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Devin Knight

Devin is a BI consultant at Pragmatic Works Consulting. Previously, he has tech edited the book Professional Microsoft SQL Server 2008 Integration Services and was an author in the book Knight's 24-Hour Trainer: Microsoft SQL Server 2008 Integration Services. Devin has spoken at past conferences like PASS and at several SQL Saturday events. He is a contributing member to the Business Intelligence Special Interest Group (SIG) for PASS as a leader in the SSIS Focus Group. Making his home in Jacksonville, FL, Devin is a participating member of the local users’ group (JSSUG).

SSRS – Creating a Reporting Services Web Farm

Reporting Services performance problems can often be narrowed down to report design or resource constraints and sometimes a combination of the two. In this post I’ll review the process of scaling-out Reporting Services so server resource constraints can be shared across multiple servers instead of relying on a single server for all report processing.

If you are new to understanding Reporting Services architecture it is important to understand the general steps that are occurring behind the scenes with Reporting Services. From the beginning of a user request the steps that happen are:

  • Client makes a request to the report server
  • Report server then makes a request to the report catalog
  • Report catalog sends back to report server report definition and tells the report server which data sources to hit.
  • Report server request data from source database
  • Source database sends data and the report server renders report metadata and data for the client

Understanding Scaling-Out Architecture

If you have ever installed installed SQL Server and the BI stack locally on your machine for testing purposes than you’ve likely done a single server install. This means you have SQL Server, Reporting Services, Analysis Services and Integration Services engines all running on the same machine.

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While this might be fine running in a local testing environment on your machine this obviously doesn’t scale well on a server that requires thousands of users to connect. In an environment that requires this many users a scaled-out deployment is ideal and can support a heavier workload.

In a scaled-out deployment multiple Report Server instances are installed that all use the same repository or ReportServer database. So when a thousand client machines make a request to the ReportServer the report rendering can be split the requests across multiple servers to do the work. They still must use the same repository database because they still want to view the same report metadata but the report processing should be helped. The screenshot below depicts a scaled-out deployment with three instances of Reporting Services installed and a single SQL Server database repository to return back report metadata. This is an example of a common setup but not the only way to do this of course.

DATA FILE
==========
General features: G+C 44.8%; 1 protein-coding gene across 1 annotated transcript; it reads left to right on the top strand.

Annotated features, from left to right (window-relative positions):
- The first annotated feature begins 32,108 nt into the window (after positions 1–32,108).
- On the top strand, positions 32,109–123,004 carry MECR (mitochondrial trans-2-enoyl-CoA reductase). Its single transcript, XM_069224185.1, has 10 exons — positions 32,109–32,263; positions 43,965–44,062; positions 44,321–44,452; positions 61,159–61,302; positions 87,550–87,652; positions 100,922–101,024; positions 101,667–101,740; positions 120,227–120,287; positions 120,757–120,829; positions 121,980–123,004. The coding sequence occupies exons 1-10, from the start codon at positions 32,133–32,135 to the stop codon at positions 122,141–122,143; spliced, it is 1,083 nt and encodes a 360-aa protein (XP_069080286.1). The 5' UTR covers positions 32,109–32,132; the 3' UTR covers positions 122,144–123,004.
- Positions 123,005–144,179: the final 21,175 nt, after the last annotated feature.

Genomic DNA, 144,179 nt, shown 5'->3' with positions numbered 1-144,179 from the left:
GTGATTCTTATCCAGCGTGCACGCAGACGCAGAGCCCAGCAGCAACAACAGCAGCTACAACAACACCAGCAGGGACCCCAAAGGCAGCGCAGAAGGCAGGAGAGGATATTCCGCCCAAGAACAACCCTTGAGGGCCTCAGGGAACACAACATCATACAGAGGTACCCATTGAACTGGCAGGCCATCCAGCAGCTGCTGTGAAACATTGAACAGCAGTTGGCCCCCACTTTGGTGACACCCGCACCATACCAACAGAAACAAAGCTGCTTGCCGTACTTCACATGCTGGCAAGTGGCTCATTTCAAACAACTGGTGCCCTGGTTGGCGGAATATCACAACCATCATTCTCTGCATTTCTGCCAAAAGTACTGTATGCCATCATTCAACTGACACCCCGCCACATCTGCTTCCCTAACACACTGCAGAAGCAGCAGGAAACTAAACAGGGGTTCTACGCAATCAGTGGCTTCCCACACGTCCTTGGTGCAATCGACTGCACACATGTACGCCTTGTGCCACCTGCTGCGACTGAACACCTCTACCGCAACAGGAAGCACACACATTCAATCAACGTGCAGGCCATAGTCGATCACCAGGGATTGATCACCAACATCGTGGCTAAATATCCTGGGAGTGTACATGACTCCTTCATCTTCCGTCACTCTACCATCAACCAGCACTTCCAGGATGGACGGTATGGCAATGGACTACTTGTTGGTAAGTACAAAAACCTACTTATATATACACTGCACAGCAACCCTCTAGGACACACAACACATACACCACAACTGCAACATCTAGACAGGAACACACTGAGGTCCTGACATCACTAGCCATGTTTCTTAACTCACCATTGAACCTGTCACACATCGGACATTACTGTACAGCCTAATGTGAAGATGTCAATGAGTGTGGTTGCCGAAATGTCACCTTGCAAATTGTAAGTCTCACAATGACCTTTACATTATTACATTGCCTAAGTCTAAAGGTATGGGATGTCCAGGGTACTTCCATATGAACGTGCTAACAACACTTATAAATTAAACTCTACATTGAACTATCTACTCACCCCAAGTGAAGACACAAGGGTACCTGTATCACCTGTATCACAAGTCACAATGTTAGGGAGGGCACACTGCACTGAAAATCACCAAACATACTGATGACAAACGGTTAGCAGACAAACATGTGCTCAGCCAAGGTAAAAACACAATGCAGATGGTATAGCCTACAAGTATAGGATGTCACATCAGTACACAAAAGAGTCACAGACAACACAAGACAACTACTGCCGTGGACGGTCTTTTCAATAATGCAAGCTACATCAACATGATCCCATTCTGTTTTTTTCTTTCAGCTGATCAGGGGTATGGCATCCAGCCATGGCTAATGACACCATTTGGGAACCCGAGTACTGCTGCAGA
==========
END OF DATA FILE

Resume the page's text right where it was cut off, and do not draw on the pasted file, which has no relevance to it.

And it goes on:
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With this approach we could have our west coast customers using a URL that points to Server A, mid west customers using a URL that points to Server B, and all east coast customer use Server C.

Another approach to this is to use a Network Load Balancer (NLB). The idea behind a Network Load Balancer is that you provide a single virtual URL to the report server and the NLB sends the user to the Report Server that is least utilized. So if you have two servers and Server A is only 20 percent utilized and Server B is 80 percent utilized then the NLB would choose Server A for the next incoming user instead of you manually providing a URL for each user. The Network Load Balancer can either be a physical device on your network for making these decisions or you can enable the feature in Windows Server.

Setup and Configuration

The setup and configuration for scaling Reporting Services into a Web Farm is actually fairly easy. In fact to oversimplify it here is an overview of the steps required:

  • Install SQL Server (Database Engine) on one server.
  • Install Reporting Services on two servers without configuring either.
  • Pick one of the Report Server installations and configure it using the Reporting Services Configuration Manager. Go through each page of the configuration manager except the Execution Account and E-mail Setting, which are optional setting depending on you required setup.
  • Configure the second Report Server but use same report catalog database as the first and set URLs. So on the database page ensure it points to the same database that was setup during the setup of the first Report Server

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  • Go back to first Report Server you configured and click Add Server under the Scale-out Deployment page to join the instances as shown below.

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Without overcomplicating this that is really all it takes. This would be done for as many Report Servers as you would like to add to the farm. Hope this helps.

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